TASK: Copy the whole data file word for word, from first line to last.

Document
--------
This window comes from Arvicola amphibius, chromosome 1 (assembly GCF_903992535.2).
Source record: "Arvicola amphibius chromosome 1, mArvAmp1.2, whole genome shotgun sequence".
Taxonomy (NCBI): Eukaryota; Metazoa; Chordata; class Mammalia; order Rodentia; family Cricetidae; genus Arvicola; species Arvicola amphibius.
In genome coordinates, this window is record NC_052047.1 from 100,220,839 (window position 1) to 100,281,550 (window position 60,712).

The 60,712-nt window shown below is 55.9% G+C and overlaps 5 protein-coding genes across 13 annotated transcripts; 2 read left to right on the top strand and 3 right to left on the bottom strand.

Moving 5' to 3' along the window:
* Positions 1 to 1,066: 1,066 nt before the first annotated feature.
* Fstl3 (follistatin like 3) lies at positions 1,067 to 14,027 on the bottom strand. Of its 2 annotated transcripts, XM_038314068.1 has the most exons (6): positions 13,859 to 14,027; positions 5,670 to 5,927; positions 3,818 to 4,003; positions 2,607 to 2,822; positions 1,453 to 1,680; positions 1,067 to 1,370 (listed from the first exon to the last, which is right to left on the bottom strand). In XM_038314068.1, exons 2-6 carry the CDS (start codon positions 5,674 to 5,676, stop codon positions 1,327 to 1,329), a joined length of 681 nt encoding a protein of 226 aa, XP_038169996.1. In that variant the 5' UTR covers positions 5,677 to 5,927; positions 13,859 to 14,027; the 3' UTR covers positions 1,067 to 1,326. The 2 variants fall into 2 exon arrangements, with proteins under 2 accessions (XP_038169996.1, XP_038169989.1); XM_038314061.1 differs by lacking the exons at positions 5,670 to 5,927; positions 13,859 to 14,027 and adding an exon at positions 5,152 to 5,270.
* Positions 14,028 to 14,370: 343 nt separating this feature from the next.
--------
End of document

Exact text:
This window comes from Arvicola amphibius, chromosome 1 (assembly GCF_903992535.2).
Source record: "Arvicola amphibius chromosome 1, mArvAmp1.2, whole genome shotgun sequence".
Taxonomy (NCBI): Eukaryota; Metazoa; Chordata; class Mammalia; order Rodentia; family Cricetidae; genus Arvicola; species Arvicola amphibius.
In genome coordinates, this window is record NC_052047.1 from 100,220,839 (window position 1) to 100,281,550 (window position 60,712).

The 60,712-nt window shown below is 55.9% G+C and overlaps 5 protein-coding genes across 13 annotated transcripts; 2 read left to right on the top strand and 3 right to left on the bottom strand.

Moving 5' to 3' along the window:
* Positions 1 to 1,066: 1,066 nt before the first annotated feature.
* Fstl3 (follistatin like 3) lies at positions 1,067 to 14,027 on the bottom strand. Of its 2 annotated transcripts, XM_038314068.1 has the most exons (6): positions 13,859 to 14,027; positions 5,670 to 5,927; positions 3,818 to 4,003; positions 2,607 to 2,822; positions 1,453 to 1,680; positions 1,067 to 1,370 (listed from the first exon to the last, which is right to left on the bottom strand). In XM_038314068.1, exons 2-6 carry the CDS (start codon positions 5,674 to 5,676, stop codon positions 1,327 to 1,329), a joined length of 681 nt encoding a protein of 226 aa, XP_038169996.1. In that variant the 5' UTR covers positions 5,677 to 5,927; positions 13,859 to 14,027; the 3' UTR covers positions 1,067 to 1,326. The 2 variants fall into 2 exon arrangements, with proteins under 2 accessions (XP_038169996.1, XP_038169989.1); XM_038314061.1 differs by lacking the exons at positions 5,670 to 5,927; positions 13,859 to 14,027 and adding an exon at positions 5,152 to 5,270.
* Positions 14,028 to 14,370: 343 nt separating this feature from the next.